Seller's last assignment on 1st position note not recorded?

20 Replies

I'm working with a seller on FCI Exchange who has not recorded his assignment and says: "We don't record our position until it is under contract. FCI can record our assignment at time of close." This does not seem right, shouldn't the assignment, made earlier this year be recorded for this seller to have the right to sell the note? What am I missing?

Well, of course the note and the mortgage are two different instruments. When the mortgage is assigned shouldn't affect any rights, as it all reverts back to date of origination. @Dion DePaoli will know.

If there is no legal action in the file, they can simply hold the AOM in file. Not uncommon in history, less common in recent practice. Not a favorite practice for me to see but not a deal breaker. The rights were passed at the point of sale. As long as they have an original to record, not too much to make a fuss about, just condition the contract for it to be recorded.

I've had to record a previous owner's assignment before. It wasn't an issue aside from aggravation and an extra expense. It shouldn't be a deal breaker but I'd call the county clerk and see if they have a problem with you registering both assignments.

Originally posted by @Account Closed :
It shouldn't be a deal breaker but I'd call the county clerk and see if they have a problem with you registering both assignments.

Patrick, have you experienced this, where you send your AOM plus an additional intervening assignment and they did not record it under the idea that you sent in too many?

Did you send in the proper amount of fees with them?

What did they do, if this did happen to you?

Originally posted by @Dion DePaoli :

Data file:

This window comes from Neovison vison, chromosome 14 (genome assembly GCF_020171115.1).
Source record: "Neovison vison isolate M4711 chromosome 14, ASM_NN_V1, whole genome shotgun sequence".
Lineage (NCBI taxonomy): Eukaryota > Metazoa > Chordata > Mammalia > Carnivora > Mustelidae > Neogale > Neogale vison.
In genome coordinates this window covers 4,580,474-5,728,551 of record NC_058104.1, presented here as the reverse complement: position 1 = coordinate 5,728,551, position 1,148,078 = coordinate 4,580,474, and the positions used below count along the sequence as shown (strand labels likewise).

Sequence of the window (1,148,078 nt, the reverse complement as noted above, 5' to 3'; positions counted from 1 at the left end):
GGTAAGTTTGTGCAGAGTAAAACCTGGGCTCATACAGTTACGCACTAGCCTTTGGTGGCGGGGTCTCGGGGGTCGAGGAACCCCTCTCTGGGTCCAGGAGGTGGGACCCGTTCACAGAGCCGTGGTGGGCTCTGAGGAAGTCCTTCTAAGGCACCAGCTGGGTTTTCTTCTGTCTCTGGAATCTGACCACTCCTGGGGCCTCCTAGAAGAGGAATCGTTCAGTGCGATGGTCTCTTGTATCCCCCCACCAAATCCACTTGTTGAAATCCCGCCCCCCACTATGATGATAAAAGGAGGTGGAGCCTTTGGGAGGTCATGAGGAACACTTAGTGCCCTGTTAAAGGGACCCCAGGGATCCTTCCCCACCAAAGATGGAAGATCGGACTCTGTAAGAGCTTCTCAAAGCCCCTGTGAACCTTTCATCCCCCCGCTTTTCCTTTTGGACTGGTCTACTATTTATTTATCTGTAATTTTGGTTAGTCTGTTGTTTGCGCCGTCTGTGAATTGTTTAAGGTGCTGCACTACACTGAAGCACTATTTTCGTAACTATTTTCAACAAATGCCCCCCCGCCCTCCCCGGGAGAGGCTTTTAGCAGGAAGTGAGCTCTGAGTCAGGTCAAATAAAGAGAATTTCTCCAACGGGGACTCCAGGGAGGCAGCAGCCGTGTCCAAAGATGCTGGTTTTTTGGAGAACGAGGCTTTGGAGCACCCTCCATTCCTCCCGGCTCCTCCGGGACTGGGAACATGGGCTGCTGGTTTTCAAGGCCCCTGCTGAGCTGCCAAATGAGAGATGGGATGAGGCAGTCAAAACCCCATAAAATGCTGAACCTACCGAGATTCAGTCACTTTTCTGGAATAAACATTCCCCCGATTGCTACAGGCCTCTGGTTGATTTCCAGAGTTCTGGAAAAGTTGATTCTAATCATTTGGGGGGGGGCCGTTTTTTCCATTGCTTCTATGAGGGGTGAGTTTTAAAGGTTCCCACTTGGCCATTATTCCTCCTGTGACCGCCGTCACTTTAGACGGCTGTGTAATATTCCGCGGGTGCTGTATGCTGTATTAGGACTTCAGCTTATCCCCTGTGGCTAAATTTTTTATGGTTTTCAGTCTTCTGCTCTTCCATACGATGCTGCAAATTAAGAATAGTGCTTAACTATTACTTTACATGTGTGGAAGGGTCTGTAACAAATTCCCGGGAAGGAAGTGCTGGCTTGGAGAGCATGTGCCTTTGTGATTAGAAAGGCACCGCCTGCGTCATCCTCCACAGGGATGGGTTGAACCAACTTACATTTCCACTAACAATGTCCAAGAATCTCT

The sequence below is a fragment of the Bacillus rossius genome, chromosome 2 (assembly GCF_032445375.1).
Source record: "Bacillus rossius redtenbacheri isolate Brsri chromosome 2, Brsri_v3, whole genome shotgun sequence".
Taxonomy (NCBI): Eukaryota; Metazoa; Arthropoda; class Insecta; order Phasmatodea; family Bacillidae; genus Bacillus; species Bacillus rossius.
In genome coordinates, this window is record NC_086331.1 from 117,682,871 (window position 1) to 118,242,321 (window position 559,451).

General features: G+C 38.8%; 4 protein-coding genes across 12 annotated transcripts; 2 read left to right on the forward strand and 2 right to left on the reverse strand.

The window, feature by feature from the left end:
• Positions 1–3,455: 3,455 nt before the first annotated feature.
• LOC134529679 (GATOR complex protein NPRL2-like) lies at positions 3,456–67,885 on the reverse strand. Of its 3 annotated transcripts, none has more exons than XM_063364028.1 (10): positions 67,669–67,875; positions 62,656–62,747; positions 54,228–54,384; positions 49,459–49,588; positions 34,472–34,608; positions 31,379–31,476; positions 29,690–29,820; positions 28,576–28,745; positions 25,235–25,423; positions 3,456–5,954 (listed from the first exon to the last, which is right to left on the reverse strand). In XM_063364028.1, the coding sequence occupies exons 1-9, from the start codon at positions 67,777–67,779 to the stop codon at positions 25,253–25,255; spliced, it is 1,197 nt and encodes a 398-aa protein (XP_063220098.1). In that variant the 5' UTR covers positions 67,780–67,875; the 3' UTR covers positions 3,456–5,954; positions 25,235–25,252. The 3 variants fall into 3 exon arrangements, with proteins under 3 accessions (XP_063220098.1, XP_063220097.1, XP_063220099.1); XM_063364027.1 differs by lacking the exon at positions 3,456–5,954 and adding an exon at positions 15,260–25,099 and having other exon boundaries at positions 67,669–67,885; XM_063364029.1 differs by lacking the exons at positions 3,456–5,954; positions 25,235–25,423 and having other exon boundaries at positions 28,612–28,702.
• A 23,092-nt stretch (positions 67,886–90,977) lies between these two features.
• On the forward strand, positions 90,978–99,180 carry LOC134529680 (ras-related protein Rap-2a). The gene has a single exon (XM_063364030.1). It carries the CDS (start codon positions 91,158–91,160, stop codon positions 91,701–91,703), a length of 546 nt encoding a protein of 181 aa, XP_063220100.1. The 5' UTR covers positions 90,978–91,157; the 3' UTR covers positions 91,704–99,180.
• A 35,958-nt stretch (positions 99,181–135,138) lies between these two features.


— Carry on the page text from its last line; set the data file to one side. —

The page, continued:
Originally posted by @Patrick D.:
It shouldn't be a deal breaker but I'd call the county clerk and see if they have a problem with you registering both assignments.

Patrick, have you experienced this, where you send your AOM plus an additional intervening assignment and they did not record it under the idea that you sent in too many?

Did you send in the proper amount of fees with them?

What did they do, if this did happen to you?

They had an online system where you prepared the assignments with cover letter etc. I prepared two separate ones, one for each company, with the appropriate fees, then they recorded them.

As I mentioned I don't know if this is typical or not, but that's what happened in this case.

This was a year ago so I don't remember specifically but if memory serves, they almost recorded them out of order so I had to fix something.

I don't think it's a big deal. However, you might feel better by paying a title company to given you an Endorsement of the Lender's Policy.

FCI services paper from several of my portfolios. If they're handling the note sale, for a fee, I'd have no issue with assignment.

If this were one of the Fast Freddie Hedgehogs, I think you'd be lucky if the chain of note ownership ever connected.

I see, so it's not that you sent in too many, it is that you were concerned about priority. Note AOM's do not have a priority function like the actual security instrument.

Some general ideas for the readers. An Assignment (AOM) is not the same as a Security Instrument (Mortgage/DOT) in body of law. In most cases, ownership is perfected upon actual possession of the instrument (Promissory Note in our case). Priority of ownership of the same instrument is established upon possession, sometimes referred to as Automatic (what happens at point of sale). Once you hold the actual promissory note, you "Automatically" have priority to all other claims. Ergo, priority by possession.

Note, point of sale happens when both sides deliver their perspective item. Funds or file.

The recording, sometimes referred to as Filing as contrast to Automatic, on an AOM helps to defend against other 'potential or previous' Assignees claims to the instrument. However, we still can fall back on possession as giving priority. And in most cases, that is where the argument ends. Even if you have an AOM recorded before me giving you priority in Filing, I have Automatic priority by possession and trump your claim.